Dongdaemun Station (동대문역) Line 1 – Station #128, Line 4 – Station #421


It begins the moment you step off the subway. There, on the platform, a man calls out to passengers, hawking the belts laid out in compartmentalized boxes at his feet. Before you exit the station you’ll pass more people doing the same – with bags, with clothes, with battery-operated toys that flash and clatter – and then you go up the steps and you’re in Dongdaemun, where all this (and seemingly everything else) is happening, all the time.


Acres of wholesale markets pull in old-timers in search of bargains, while the malls that are the wellspring of Korean fashion summon the young and style-conscious. Sleek stores and developments coexist amicably with the gritty shops and restaurants that have occupied the innumerable back alleys for decades. Dongdaemun combines the crusty insouciance of the dockyards with the pulsing strut of the catwalk. Nowhere else in Seoul is quite like it.

The neighborhood is anchored by the eponymous Dongdaemun (동대문) (Great East Gate) (Exit 6) or, more formally, Heunginjimun (흥인지문) (Gate of Rising Benevolence). One of Joseon-era Seoul’s four main gates, it was originally built in 1396, though the current structure dates from an 1869 reconstruction. Besides being a beautiful example of traditional Korean architecture it serves as a useful reference point amid the often hectic surroundings.

The bulk of Dongdaemun’s shopping areas are south of the gate, Jong-no (종로), and Wangsang-no (왕산로), but the area north of here (Exits 1, 2, 3)is worth an aimless stroll as well, and keeping your eyes open rewards you with a series of the one-of-a-kind images that this area always provides. Ajummas with kerchiefs tied to their heads sell peeled garlic outside Nike stores. Mobile carts selling tapes and CDs blare old Korean pop music. Porters with merchandise carriers that look like miniature wooden chairs missing front legs strapped to their backs ferry goods back and forth. A man in a suit and tie pedaling a delivery trishaw loaded down with sacks of beans passes by.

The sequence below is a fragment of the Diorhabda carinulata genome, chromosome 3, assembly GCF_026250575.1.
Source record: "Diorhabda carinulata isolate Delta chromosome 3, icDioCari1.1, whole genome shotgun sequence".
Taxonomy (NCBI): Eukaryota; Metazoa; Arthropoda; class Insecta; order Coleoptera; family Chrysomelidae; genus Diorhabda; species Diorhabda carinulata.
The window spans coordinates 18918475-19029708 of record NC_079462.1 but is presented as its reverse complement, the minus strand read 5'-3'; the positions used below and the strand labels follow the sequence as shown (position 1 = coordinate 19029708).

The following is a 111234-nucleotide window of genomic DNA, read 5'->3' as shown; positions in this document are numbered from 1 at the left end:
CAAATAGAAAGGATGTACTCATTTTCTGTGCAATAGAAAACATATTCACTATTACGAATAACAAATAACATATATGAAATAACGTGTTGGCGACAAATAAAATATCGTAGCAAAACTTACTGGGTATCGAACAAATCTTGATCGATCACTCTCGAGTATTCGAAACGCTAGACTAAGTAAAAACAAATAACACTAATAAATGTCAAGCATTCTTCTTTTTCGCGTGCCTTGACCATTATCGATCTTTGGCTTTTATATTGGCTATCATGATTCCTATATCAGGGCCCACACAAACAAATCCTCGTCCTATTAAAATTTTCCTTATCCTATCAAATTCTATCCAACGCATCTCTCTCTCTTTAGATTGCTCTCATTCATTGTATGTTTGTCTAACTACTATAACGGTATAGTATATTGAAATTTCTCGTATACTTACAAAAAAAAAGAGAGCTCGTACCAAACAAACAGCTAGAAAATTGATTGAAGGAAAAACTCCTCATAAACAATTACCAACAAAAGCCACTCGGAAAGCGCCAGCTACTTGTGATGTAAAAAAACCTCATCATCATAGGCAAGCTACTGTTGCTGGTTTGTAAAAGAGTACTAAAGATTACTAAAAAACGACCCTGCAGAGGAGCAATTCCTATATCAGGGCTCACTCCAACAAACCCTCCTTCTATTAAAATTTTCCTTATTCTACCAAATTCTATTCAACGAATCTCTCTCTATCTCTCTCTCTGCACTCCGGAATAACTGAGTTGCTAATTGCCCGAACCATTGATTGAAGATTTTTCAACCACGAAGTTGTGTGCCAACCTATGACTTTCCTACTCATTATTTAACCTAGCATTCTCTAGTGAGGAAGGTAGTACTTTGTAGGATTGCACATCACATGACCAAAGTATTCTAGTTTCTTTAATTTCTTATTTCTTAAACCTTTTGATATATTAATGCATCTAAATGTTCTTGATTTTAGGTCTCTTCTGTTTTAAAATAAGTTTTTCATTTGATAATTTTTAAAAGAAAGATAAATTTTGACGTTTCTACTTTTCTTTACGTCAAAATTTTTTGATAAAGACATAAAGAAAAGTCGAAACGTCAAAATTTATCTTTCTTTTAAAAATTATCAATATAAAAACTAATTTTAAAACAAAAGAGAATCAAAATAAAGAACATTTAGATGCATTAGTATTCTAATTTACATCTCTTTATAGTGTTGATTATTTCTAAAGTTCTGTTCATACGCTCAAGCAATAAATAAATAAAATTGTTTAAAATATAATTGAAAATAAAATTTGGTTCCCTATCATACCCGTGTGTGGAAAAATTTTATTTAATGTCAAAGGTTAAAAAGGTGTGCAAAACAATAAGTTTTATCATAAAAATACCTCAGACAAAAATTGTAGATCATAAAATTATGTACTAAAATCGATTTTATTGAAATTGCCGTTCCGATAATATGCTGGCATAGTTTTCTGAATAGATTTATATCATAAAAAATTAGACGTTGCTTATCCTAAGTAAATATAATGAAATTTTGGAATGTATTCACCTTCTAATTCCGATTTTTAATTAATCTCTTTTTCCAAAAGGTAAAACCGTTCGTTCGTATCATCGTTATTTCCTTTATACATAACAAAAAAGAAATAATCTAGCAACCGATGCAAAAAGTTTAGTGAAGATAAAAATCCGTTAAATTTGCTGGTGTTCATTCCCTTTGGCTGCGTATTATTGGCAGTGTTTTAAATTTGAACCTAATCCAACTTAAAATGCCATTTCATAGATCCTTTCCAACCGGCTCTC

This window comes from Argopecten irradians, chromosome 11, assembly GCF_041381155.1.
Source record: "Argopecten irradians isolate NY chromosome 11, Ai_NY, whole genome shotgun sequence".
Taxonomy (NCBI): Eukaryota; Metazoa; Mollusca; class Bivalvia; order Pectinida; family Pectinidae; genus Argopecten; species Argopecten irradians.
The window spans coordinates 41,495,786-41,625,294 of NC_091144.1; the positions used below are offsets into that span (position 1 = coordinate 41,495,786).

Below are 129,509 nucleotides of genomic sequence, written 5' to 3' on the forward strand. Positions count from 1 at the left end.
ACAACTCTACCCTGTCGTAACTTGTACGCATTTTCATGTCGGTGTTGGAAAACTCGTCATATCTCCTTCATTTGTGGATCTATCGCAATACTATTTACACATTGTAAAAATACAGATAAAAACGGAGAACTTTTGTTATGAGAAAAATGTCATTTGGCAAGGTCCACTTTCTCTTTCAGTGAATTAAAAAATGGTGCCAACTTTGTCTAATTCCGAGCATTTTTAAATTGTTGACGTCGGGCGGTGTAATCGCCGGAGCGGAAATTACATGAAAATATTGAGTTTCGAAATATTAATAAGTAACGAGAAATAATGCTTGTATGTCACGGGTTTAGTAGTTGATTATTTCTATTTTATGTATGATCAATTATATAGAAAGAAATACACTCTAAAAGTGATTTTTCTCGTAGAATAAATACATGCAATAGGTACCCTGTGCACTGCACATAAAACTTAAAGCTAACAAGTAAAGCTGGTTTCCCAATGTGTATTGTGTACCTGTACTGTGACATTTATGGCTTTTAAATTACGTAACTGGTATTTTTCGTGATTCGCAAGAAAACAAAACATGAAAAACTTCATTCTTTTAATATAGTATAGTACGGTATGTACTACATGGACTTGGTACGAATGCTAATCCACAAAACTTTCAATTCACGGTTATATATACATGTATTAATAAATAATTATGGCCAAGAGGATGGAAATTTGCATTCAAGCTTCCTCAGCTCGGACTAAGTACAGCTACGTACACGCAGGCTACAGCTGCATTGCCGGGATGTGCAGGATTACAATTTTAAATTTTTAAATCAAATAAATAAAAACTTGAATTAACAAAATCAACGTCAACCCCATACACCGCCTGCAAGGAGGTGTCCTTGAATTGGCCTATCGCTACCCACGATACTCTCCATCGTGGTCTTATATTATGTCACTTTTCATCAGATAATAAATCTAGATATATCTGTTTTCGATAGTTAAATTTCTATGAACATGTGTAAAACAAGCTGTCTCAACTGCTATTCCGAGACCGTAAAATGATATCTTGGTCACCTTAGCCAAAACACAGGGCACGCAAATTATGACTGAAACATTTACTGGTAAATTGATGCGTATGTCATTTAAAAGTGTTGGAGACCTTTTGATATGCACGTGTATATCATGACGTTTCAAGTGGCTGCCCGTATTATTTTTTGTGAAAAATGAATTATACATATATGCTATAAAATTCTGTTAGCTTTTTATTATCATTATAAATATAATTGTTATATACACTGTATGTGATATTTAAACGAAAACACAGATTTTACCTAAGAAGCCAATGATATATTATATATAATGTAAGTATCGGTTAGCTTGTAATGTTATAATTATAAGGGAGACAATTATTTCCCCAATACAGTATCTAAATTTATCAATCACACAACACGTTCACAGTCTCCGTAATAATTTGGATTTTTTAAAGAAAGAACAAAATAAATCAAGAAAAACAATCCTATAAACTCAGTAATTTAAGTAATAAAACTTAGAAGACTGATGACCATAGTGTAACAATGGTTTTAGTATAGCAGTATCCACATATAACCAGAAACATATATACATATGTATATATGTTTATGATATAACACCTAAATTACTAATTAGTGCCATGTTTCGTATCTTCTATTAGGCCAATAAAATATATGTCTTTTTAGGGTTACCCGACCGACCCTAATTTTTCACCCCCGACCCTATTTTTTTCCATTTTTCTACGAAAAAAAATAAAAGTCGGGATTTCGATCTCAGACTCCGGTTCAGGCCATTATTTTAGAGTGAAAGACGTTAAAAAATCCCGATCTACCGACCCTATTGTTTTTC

This section of the neighborhood is also a decent place to look for dinner, as many restaurants lie off the main street. In the mood for something gritty and greasy and preferably served up by an ajumma with an ill disposition, I hung a right at Changsin-gil (창신길), the first side street you come to after u-turning from Exit 1, and on the first alley running to the left spotted a sign displaying a disembodied hand holding the tail of a deep red, dangling pig. This was Wageul-wageul Jokbal (와글와글 족발), and the sign, location, and simple metal door looked perfect. Inside was a bit of a surprise, however. I expected floors sticky with grease and soju and a clientele whose ages ran mostly north of 60, but it was clean, well-lit, and filled with a mix of twenty-somethings and, it must be said, admittedly rather stylish middle-agers. The niceness of it actually made me question if the jokbal would be any good. A second look around eased my worries as, despite the nicer than expected surroundings, the place clearly held no pretensions, and with tongues lubricated by alcohol and pig fat the clientele provided a boisterous atmosphere befitting the joint’s name, which, roughly, means ‘hullabaloo.’ The pork trotters we were served sealed the deal.